Do it yourself Photo finish

Written by Stewart Schooley, compiled by Patrick Franzis

Black and White Prints, Oil Paints

You can easily do up to 11" x 17" by using prints from a copy machine. End-match pieces and you can make wood grains that are very large.

This method works best for medium-dark to darkest straight grain woods. You can use oil paints alone or you can add oil based stains to the paint for color adjustment. Oil based stains alone will not provide the richness and depth of color you need.

First, you need black and white prints that have been edited so the grain lines are as dark as you want and the rest of the paper is white. I believe that a B&W print from an ink jet that will be covered with oil paint and lacquer will be permanent. Copy machines have permanent ink.

IMPORTANT-If you don't get a good strong black from the editing program you have in your computer, take your prints to a copy machine where you can set it to get a good strong black. Also, use the copy machine if you have to enlarge your ink jet print.

First, you need a "base coat". This is usually a yellow or mustard yellow. Follow these steps;
1-Wet your paper with paint thinner and let it soak in for a few minutes.
2- Apply your base coat directly on the dampened paper using a brush or rag. You can use color taken directly from the tube. Slop it on and then smooth gently with a rag or tissue. The white of the paper should be well colored, but with the grain lines visible. If the base coat color looks too weak, apply more color right away.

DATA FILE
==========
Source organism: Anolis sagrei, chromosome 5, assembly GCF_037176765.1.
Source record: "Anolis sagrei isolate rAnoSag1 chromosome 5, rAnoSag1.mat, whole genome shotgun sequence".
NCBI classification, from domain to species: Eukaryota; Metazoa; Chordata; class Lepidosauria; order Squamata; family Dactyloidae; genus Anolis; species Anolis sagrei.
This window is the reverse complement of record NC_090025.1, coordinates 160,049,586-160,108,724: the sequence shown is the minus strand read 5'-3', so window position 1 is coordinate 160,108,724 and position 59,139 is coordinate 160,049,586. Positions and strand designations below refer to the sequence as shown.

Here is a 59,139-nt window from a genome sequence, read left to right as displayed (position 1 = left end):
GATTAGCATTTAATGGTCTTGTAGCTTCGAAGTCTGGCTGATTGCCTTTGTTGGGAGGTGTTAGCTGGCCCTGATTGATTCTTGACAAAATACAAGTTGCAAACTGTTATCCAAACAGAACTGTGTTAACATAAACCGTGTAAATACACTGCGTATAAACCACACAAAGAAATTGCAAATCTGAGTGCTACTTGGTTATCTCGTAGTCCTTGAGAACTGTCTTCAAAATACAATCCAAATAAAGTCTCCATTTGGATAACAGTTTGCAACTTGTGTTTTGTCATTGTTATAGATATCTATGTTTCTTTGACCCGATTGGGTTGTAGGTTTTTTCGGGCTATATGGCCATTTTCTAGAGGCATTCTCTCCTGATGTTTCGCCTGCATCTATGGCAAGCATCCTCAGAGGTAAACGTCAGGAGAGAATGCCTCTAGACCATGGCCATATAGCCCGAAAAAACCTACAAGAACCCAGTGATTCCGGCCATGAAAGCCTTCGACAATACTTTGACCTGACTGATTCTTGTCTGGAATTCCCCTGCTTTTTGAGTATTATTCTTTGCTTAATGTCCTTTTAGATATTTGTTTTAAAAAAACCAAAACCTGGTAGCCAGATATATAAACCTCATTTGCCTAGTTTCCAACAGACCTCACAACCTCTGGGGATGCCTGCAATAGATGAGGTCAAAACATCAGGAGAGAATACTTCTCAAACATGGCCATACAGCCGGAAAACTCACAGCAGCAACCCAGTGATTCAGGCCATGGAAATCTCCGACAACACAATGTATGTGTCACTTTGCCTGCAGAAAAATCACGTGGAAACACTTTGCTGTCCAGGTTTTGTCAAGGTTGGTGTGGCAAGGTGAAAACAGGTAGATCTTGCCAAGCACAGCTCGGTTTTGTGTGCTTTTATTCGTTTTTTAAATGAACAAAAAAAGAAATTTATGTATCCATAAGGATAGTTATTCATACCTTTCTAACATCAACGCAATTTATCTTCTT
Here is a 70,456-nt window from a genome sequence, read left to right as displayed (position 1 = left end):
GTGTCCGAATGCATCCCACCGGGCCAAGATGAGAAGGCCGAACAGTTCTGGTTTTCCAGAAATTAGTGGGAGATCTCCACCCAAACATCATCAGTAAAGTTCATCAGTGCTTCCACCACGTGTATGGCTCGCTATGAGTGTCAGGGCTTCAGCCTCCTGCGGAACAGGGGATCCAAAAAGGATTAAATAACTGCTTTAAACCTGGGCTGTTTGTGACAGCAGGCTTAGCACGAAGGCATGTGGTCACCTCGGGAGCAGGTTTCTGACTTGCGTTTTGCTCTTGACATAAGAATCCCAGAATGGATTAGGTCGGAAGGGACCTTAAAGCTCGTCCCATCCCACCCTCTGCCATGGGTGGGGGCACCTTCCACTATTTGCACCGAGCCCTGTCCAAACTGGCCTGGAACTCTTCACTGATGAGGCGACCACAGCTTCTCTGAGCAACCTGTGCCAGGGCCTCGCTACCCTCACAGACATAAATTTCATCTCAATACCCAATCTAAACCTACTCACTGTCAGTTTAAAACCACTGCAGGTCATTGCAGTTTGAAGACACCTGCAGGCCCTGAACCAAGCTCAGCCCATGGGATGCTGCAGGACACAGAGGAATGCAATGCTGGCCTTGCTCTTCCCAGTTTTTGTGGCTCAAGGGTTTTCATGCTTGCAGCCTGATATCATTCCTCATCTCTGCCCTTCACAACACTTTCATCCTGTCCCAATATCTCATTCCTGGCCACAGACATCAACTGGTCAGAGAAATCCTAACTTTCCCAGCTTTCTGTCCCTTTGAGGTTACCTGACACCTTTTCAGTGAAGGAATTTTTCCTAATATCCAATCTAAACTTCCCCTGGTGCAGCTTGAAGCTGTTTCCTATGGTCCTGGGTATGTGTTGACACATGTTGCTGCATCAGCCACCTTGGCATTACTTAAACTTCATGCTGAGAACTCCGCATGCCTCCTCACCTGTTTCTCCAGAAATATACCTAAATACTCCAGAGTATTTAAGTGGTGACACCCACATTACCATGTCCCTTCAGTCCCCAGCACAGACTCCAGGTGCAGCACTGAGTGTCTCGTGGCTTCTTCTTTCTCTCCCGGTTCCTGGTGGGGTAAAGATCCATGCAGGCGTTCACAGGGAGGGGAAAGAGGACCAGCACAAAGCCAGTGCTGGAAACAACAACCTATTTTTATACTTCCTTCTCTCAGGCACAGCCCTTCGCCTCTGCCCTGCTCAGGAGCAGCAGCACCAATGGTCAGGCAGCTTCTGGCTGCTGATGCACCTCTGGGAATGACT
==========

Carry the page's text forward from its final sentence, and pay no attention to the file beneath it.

3- After this, additional layers of color are toners. Usually, you'll need another layer, maybe two, of oil color. The base coat should be completely dry before oil paint toners are rubbed on. Spray can toners can also be used.

NOTE- COLOR COPIER PRINTS. If you are going to use your DIY print to get a color copier print, you can speed up your time considerably because oil paint doesn't have to be totally dry to put Polycrylic over it. Try this:

After you rub on a layer of oil color and smooth it, it will feel almost dry to the touch. Brush on a coat of Polycrylic on it. It dries fast.
Rub a thin even oil color toner on it. Give it another coat of Polycrylic

Repeat this as many times as you need to get the color you want.

By themselves, color pencils are not as good as oil paint for coloring black and white prints. They can be useful for some colors and toners can be put over them to enrich the color. You can't rub oil color toners directly over pencil, but you can seal it with Polycrylic and then rub on an oil paint toner. Spray toners can be used over color pencil

See the Ink Jet Prints section for directions on using color pencils.

The photo below gives you an example of what your paper looks like when you are coloring the print.

Coloring the image